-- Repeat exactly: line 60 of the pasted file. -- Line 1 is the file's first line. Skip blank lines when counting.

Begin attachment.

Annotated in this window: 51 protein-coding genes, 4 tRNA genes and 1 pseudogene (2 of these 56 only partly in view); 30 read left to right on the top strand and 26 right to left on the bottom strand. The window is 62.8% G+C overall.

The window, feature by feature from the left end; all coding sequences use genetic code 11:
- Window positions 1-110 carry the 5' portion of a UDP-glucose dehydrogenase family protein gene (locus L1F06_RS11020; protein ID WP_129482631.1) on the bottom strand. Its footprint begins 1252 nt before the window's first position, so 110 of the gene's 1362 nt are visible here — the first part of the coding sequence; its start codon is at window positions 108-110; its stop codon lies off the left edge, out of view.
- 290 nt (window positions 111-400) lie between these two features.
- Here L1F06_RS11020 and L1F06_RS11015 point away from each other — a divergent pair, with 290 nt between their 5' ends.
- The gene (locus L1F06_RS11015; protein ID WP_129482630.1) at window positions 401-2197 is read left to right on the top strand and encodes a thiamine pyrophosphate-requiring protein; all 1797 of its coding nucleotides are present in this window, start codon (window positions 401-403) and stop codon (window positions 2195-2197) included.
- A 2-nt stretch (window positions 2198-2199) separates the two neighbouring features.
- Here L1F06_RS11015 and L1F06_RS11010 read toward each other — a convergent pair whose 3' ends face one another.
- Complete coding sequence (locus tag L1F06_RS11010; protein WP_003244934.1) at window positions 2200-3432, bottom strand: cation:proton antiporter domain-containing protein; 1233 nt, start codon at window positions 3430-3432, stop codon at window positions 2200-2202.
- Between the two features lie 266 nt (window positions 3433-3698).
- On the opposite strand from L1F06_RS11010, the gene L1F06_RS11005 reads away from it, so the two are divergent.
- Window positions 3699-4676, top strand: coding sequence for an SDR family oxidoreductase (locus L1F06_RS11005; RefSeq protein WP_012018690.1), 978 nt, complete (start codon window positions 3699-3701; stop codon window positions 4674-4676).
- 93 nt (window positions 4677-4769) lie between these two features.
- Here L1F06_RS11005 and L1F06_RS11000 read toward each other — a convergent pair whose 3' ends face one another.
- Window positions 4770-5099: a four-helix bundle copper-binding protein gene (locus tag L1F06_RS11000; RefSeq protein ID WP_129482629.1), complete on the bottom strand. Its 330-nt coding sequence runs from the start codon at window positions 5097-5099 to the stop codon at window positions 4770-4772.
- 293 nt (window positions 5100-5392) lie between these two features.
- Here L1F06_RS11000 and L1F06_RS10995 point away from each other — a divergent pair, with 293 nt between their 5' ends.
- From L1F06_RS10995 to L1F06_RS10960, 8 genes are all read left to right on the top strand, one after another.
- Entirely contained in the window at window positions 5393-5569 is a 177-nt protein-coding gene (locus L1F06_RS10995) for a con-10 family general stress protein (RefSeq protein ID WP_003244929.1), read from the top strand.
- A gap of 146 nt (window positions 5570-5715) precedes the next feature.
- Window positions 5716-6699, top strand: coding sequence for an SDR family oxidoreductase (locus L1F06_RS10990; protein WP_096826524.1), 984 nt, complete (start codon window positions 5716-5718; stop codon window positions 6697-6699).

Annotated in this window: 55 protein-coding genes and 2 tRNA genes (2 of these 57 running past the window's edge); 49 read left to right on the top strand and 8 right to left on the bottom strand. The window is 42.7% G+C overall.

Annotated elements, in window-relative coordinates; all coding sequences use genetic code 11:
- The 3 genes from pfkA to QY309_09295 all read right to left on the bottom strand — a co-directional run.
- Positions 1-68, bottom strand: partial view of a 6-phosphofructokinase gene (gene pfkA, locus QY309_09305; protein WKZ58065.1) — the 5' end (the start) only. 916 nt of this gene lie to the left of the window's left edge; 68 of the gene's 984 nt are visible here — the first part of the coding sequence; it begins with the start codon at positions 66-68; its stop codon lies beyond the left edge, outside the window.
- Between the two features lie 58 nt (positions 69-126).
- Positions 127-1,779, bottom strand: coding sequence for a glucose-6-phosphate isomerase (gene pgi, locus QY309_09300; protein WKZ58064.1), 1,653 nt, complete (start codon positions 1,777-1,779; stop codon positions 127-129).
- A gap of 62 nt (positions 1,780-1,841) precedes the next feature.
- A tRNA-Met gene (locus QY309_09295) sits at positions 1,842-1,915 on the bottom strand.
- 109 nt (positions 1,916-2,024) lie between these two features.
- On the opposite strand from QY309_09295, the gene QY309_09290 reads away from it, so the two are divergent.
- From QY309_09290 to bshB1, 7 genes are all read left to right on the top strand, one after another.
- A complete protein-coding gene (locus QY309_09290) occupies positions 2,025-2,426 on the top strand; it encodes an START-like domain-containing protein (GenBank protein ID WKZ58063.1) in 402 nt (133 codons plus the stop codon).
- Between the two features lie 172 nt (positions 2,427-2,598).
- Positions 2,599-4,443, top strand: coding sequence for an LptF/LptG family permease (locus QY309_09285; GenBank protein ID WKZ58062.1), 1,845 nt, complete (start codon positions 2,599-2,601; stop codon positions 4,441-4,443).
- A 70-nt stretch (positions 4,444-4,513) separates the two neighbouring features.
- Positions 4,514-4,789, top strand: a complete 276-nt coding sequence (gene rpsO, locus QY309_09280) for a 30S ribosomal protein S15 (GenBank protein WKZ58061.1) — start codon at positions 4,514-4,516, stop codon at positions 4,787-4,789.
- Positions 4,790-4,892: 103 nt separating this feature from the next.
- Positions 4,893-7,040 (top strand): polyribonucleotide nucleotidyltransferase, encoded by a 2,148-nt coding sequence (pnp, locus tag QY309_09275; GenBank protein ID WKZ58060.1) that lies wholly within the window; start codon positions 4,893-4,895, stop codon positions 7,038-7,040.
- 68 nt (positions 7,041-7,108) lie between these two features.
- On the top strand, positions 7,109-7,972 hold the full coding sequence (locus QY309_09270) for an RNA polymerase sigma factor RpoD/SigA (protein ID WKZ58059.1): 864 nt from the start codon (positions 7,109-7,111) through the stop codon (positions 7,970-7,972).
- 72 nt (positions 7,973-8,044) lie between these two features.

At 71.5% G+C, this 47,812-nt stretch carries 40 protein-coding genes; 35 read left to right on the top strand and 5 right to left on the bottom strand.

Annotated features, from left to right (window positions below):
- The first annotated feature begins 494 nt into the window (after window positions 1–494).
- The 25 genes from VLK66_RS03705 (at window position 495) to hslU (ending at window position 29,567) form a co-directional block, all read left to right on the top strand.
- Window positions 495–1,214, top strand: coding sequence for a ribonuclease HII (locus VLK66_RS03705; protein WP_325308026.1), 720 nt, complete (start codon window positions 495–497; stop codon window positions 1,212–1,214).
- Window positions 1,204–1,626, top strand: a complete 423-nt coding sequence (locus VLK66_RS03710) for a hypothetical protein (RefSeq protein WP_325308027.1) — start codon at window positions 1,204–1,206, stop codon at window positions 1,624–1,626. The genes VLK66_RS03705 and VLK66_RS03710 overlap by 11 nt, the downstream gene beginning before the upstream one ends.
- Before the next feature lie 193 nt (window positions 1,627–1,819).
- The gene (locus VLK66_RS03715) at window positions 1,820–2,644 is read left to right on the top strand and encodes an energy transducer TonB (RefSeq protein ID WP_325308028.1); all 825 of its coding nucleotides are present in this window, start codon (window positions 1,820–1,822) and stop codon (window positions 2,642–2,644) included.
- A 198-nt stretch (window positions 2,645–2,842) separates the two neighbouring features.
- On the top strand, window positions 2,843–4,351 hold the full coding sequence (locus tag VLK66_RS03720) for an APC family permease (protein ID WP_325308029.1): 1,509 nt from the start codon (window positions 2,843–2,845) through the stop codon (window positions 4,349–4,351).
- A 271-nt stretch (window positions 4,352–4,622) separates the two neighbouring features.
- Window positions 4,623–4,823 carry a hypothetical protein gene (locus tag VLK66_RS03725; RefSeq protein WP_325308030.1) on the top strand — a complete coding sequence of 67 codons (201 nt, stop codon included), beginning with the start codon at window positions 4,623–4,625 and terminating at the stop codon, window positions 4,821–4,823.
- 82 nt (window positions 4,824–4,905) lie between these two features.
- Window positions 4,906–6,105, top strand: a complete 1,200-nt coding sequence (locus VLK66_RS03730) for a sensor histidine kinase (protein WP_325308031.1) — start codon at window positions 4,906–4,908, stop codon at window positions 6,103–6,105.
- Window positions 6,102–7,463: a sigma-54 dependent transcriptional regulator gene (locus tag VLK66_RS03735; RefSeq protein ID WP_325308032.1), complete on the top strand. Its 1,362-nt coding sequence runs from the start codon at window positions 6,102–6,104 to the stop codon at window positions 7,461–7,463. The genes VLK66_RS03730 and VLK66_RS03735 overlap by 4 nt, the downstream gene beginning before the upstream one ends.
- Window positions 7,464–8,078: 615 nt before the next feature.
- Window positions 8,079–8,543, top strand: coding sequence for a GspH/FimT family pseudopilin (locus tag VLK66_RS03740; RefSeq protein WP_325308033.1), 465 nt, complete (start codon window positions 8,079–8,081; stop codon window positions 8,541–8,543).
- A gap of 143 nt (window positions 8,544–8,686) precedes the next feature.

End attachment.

- A gap of 143 nt (window positions 8,544–8,686) precedes the next feature.